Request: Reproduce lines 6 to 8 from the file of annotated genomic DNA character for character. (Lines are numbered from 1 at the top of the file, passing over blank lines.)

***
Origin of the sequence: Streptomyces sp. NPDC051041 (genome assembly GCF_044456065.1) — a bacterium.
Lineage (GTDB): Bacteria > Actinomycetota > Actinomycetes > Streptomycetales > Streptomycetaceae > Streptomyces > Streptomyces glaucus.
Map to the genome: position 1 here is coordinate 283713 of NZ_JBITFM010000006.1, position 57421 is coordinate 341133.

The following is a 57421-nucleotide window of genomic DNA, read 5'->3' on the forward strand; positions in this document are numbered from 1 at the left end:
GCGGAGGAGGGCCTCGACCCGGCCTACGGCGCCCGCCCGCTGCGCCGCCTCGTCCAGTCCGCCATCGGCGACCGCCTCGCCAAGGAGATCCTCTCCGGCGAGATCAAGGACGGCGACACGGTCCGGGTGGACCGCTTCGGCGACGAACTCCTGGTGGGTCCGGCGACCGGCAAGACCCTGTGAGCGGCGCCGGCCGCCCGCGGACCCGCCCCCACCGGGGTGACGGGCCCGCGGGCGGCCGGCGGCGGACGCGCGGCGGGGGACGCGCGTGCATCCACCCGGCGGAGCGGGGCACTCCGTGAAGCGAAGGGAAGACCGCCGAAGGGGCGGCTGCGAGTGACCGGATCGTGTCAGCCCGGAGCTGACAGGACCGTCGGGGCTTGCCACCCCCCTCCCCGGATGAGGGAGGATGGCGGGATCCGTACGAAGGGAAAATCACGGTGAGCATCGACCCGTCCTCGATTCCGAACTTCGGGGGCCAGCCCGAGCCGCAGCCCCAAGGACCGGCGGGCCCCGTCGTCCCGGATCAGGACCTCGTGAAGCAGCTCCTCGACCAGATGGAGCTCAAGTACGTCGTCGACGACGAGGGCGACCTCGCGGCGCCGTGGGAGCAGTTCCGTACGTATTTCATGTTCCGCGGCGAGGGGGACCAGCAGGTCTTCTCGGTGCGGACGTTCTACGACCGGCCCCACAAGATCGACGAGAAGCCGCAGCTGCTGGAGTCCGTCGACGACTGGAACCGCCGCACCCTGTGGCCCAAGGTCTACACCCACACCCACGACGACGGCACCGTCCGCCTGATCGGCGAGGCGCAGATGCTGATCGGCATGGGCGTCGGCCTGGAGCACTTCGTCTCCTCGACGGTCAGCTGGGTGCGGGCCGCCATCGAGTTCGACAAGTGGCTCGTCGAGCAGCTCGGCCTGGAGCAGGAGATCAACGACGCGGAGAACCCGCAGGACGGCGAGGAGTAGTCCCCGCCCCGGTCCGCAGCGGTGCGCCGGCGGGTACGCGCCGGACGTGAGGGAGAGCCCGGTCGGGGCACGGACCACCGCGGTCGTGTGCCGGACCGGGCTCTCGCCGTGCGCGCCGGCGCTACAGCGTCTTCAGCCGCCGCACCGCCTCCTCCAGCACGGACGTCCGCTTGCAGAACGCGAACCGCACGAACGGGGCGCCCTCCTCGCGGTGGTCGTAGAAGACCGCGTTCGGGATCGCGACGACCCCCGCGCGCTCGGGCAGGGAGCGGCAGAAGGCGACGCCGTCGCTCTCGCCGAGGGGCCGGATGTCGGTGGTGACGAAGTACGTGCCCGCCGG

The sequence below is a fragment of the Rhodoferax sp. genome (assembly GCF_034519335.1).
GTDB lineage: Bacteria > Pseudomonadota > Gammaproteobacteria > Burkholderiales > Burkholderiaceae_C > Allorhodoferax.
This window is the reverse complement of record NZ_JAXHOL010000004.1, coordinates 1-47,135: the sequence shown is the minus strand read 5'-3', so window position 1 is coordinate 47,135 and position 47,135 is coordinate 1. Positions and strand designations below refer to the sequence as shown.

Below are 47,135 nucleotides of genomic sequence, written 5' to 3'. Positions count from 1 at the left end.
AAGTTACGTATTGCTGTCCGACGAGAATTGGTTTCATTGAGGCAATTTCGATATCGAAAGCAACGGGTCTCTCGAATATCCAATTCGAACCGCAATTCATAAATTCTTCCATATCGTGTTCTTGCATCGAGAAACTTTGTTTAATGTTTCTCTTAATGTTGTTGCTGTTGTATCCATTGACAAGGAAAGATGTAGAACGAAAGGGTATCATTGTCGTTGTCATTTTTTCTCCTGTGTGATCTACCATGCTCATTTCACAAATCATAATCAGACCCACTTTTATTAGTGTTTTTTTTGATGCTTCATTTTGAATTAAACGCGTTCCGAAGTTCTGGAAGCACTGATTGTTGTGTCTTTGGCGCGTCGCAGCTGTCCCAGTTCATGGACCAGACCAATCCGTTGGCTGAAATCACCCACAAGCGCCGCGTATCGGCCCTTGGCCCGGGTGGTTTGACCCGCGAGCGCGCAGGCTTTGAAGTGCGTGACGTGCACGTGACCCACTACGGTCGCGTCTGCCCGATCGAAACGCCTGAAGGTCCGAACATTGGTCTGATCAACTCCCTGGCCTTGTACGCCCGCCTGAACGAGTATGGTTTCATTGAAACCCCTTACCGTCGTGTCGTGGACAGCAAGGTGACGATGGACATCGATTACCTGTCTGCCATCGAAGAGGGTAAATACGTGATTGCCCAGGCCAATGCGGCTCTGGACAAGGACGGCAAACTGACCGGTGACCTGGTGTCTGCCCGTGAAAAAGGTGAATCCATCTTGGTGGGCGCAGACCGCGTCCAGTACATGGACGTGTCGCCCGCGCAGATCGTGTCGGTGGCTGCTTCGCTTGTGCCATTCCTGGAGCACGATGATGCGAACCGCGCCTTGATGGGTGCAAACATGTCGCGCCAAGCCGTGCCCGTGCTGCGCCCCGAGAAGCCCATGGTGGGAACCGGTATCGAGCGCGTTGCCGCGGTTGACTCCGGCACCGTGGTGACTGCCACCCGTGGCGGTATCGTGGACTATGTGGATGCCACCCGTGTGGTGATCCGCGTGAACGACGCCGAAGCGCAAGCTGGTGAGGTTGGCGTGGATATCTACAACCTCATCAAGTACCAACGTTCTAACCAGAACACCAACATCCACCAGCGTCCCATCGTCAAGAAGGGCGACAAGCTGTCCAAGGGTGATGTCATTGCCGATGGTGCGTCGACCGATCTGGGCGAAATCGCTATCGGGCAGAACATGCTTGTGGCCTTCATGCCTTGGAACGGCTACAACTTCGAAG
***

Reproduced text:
The sequence below is a fragment of the Rhodoferax sp. genome (assembly GCF_034519335.1).
GTDB lineage: Bacteria > Pseudomonadota > Gammaproteobacteria > Burkholderiales > Burkholderiaceae_C > Allorhodoferax.
This window is the reverse complement of record NZ_JAXHOL010000004.1, coordinates 1-47,135: the sequence shown is the minus strand read 5'-3', so window position 1 is coordinate 47,135 and position 47,135 is coordinate 1. Positions and strand designations below refer to the sequence as shown.